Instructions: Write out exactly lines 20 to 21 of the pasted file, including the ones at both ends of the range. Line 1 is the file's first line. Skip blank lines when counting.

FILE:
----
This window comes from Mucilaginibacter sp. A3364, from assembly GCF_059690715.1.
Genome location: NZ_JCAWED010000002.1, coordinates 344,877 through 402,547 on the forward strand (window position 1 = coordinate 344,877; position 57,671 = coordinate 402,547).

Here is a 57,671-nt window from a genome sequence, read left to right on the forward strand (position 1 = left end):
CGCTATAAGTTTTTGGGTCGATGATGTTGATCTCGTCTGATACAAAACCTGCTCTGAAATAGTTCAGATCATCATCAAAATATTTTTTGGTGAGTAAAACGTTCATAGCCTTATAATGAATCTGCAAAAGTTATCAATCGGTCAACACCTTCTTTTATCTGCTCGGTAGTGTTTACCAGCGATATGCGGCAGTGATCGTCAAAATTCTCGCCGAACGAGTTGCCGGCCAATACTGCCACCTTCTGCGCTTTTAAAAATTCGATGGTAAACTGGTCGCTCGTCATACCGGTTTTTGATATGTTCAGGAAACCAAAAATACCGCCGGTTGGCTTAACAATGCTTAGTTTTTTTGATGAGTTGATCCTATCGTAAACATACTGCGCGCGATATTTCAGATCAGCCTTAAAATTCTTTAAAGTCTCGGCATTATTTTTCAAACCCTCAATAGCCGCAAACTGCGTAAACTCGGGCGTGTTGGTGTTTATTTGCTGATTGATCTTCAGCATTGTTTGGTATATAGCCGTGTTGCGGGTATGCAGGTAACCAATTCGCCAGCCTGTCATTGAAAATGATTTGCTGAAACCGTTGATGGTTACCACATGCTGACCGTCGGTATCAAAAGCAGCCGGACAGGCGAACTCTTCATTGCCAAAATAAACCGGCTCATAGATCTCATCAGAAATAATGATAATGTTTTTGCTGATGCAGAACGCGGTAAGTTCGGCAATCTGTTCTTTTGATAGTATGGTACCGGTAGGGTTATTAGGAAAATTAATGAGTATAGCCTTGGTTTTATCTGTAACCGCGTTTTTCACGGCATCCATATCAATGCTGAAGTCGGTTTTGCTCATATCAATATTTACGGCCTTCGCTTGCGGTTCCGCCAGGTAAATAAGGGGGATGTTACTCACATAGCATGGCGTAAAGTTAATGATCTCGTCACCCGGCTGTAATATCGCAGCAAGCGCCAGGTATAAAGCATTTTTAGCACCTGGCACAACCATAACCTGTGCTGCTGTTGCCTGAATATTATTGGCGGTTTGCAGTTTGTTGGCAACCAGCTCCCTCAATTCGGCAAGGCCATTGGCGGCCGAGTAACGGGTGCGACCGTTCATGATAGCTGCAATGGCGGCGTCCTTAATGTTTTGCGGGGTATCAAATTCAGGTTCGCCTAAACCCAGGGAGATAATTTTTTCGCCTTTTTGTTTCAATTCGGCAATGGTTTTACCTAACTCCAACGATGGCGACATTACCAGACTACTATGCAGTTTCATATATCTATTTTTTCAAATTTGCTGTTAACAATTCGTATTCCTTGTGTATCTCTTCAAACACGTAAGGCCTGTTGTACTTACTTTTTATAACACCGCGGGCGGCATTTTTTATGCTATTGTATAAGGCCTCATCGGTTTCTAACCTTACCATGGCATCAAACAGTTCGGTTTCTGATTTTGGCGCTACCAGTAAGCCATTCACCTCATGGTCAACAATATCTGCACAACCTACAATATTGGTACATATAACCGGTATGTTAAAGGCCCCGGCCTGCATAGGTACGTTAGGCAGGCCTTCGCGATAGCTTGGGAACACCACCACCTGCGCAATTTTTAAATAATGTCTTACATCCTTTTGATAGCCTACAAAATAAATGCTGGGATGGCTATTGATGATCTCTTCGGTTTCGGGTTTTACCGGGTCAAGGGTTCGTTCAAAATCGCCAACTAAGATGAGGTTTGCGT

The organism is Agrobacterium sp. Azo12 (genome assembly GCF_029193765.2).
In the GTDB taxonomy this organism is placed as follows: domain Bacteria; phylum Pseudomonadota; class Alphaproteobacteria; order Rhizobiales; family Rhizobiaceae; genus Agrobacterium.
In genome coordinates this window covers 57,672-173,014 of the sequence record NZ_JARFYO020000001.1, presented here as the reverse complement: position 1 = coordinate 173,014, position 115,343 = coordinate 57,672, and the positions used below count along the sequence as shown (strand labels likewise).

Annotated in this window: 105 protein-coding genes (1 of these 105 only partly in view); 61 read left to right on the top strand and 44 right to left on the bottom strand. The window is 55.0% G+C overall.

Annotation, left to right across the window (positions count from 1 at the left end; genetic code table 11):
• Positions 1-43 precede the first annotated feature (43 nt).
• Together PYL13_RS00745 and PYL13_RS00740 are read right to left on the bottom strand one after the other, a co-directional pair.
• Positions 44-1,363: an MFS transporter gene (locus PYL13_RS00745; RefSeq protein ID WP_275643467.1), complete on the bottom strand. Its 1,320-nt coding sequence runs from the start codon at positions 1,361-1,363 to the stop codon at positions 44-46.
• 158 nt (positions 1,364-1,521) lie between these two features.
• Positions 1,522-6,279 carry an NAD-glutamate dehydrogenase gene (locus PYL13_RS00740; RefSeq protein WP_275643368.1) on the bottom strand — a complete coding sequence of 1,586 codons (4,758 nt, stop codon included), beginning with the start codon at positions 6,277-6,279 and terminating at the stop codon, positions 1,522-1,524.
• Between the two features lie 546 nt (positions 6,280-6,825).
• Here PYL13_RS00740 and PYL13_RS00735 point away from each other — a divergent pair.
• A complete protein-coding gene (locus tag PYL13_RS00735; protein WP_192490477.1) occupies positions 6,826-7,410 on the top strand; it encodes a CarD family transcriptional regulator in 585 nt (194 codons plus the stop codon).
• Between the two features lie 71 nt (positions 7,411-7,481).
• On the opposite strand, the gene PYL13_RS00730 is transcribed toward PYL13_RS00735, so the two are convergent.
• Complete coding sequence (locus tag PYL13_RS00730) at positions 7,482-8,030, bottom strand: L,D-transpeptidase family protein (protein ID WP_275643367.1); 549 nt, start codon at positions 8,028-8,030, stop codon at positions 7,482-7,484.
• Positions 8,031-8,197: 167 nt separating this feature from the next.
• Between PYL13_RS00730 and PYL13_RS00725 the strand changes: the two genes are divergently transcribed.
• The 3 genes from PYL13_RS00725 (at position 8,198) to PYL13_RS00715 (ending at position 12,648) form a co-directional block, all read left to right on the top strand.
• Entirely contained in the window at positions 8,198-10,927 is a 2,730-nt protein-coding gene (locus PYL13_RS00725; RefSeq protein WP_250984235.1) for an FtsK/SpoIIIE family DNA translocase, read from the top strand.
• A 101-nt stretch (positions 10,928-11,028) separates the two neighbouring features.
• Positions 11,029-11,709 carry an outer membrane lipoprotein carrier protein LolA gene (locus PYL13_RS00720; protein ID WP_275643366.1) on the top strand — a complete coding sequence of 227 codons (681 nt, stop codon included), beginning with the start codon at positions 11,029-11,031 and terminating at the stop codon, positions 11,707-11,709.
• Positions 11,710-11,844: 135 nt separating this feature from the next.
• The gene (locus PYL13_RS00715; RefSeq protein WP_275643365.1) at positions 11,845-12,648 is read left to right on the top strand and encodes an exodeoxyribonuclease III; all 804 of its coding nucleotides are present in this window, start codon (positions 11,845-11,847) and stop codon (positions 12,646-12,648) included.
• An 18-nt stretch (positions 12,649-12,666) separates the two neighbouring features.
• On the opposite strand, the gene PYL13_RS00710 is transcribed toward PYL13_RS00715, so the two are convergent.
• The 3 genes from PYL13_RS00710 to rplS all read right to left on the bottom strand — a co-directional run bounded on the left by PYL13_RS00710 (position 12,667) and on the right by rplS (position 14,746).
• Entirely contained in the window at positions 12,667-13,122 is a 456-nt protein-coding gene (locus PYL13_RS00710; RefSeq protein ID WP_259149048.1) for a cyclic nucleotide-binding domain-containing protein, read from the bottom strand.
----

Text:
• Complete coding sequence (locus tag PYL13_RS00730) at positions 7,482-8,030, bottom strand: L,D-transpeptidase family protein (protein ID WP_275643367.1); 549 nt, start codon at positions 8,028-8,030, stop codon at positions 7,482-7,484.
• Positions 8,031-8,197: 167 nt separating this feature from the next.